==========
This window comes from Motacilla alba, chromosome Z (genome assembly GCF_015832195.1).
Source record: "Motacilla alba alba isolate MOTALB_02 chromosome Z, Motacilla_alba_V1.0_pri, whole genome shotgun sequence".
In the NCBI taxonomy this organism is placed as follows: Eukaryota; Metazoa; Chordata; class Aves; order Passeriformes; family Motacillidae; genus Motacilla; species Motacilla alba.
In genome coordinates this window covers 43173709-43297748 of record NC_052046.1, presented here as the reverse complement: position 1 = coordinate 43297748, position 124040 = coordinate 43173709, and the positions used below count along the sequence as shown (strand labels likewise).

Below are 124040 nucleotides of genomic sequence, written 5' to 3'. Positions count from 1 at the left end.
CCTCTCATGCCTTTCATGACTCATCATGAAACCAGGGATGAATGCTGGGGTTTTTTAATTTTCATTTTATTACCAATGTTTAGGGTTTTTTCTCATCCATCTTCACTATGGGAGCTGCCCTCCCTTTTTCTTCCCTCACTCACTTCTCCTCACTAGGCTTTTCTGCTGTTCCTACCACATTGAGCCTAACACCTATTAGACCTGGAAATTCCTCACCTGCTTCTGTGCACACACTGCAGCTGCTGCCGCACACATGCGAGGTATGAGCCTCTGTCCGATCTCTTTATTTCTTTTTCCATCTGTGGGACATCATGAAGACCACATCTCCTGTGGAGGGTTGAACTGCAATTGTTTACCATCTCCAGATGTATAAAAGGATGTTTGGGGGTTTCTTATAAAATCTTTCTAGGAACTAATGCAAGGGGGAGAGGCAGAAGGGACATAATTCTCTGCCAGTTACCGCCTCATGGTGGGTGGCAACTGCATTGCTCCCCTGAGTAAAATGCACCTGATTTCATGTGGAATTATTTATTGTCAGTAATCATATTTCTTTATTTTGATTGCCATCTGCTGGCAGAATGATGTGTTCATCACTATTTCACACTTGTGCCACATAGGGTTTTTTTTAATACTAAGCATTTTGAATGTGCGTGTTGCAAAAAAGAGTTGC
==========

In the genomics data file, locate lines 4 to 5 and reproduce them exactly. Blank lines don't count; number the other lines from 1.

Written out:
In genome coordinates this window covers 43173709-43297748 of record NC_052046.1, presented here as the reverse complement: position 1 = coordinate 43297748, position 124040 = coordinate 43173709, and the positions used below count along the sequence as shown (strand labels likewise).

Below are 124040 nucleotides of genomic sequence, written 5' to 3'. Positions count from 1 at the left end.